TRIPOLI (Reuters) - Hundreds of migrants were released on Tuesday from a detention centre in the Libyan capital Tripoli as heavy gunfire rang out across the city, witnesses and the United Nations said.
At least 200 of the migrants made their way to a centre for processing resettlement cases set up in Tripoli by U.N. refugee agency UNHCR, where they were seeking access, the agency said.
Reuters reporters saw the migrants near the centre surrounded by guards and covering their heads from heavy rains, about two hours after residents started posting photos of the migrants walking through the streets.
The International Organisation for Migration (IOM), another U.N. agency, said 600 had been released from the Abu Slim centre. “Their safety is of major concern as armed clashes continue in Tripoli,” it said.
Tripoli has been hit by renewed violence since April, when the eastern-based Libyan National Army (LNA) began battling forces aligned with the internationally recognised Tripoli government for control of the capital.
Migrants have been repeatedly caught in the crossfire during clashes in Tripoli, and Abu Slim is located in the south of the capital, close to the front lines. Heavy artillery fire could be heard from centre of the city on Tuesday.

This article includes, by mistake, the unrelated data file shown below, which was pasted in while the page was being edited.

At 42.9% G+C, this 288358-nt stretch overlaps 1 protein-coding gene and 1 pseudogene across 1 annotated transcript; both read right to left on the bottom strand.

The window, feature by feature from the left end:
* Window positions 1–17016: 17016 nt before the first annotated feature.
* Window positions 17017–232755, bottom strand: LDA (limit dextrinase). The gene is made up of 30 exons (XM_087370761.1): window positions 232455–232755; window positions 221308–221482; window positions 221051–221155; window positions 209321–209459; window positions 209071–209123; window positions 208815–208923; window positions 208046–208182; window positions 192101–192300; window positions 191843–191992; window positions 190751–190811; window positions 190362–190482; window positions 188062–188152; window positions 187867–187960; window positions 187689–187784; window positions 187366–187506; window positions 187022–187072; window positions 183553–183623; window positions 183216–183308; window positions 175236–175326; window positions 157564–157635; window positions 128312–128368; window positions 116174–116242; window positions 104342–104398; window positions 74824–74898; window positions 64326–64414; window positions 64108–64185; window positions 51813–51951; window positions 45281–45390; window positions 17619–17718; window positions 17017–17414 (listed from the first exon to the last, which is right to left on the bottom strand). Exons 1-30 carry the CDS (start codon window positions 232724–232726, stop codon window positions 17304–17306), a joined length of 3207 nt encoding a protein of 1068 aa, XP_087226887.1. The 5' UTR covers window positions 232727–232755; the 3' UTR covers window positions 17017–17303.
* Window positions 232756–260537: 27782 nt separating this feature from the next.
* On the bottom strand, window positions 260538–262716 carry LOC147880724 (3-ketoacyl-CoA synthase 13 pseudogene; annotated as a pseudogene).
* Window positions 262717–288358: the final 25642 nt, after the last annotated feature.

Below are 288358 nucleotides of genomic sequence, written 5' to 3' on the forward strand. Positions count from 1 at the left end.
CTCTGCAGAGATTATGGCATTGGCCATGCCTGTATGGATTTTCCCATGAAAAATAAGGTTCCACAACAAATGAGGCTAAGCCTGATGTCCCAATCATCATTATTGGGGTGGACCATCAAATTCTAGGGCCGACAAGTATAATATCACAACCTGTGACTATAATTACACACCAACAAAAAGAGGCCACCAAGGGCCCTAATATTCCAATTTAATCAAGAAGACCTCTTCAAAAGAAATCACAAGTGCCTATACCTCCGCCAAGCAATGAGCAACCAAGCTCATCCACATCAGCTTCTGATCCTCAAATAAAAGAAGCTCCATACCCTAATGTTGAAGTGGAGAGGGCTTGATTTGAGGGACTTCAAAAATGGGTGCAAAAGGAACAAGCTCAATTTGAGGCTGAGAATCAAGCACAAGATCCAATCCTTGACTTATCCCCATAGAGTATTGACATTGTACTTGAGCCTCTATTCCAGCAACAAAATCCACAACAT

It was unclear why the migrants had been released or where they might be transferred. Officials could not be reached and journalists were not allowed to speak to the migrants.
Several thousand migrants are held in detention centres officially run by the Tripoli government. In practice, the centres are controlled by armed groups and there is widespread abuse inside them, according to migrants, aid works and rights defenders.
Libya, with an estimated migrant population of 640,000, has been one of the main departure points for migrants trying to reach Europe. Boatloads of migrants leave frequently from Libya’s north-western coast, though the number attempting the crossing has dropped sharply since mid-2017.
Recently, several detention centres have been closed following international pressure, and migrants intercepted at sea by Libya’s EU-backed coastguard have been freed rather than being taken to detention centres.
The UNHCR centre, known as the Gathering and Departure Facility (GDF), has been plagued by problems since opening late last year.
More than half of the 880 migrants at the GDF entered “informally”, some after fleeing another Tripoli detention centre hit by an air strike that killed more than 50 in July, UNHCR Special Envoy Vincent Cochetel told Reuters last week.
“Recently, the GDF has been severely over-capacity, leaving us unable to utilise it for its original purpose of evacuating people of out harm’s way,” he said.
Additional reporting by Stephanie Nebehay in Geneva; Editing by Mahmoud Mourad, Aidan Lewis and Lisa Shumaker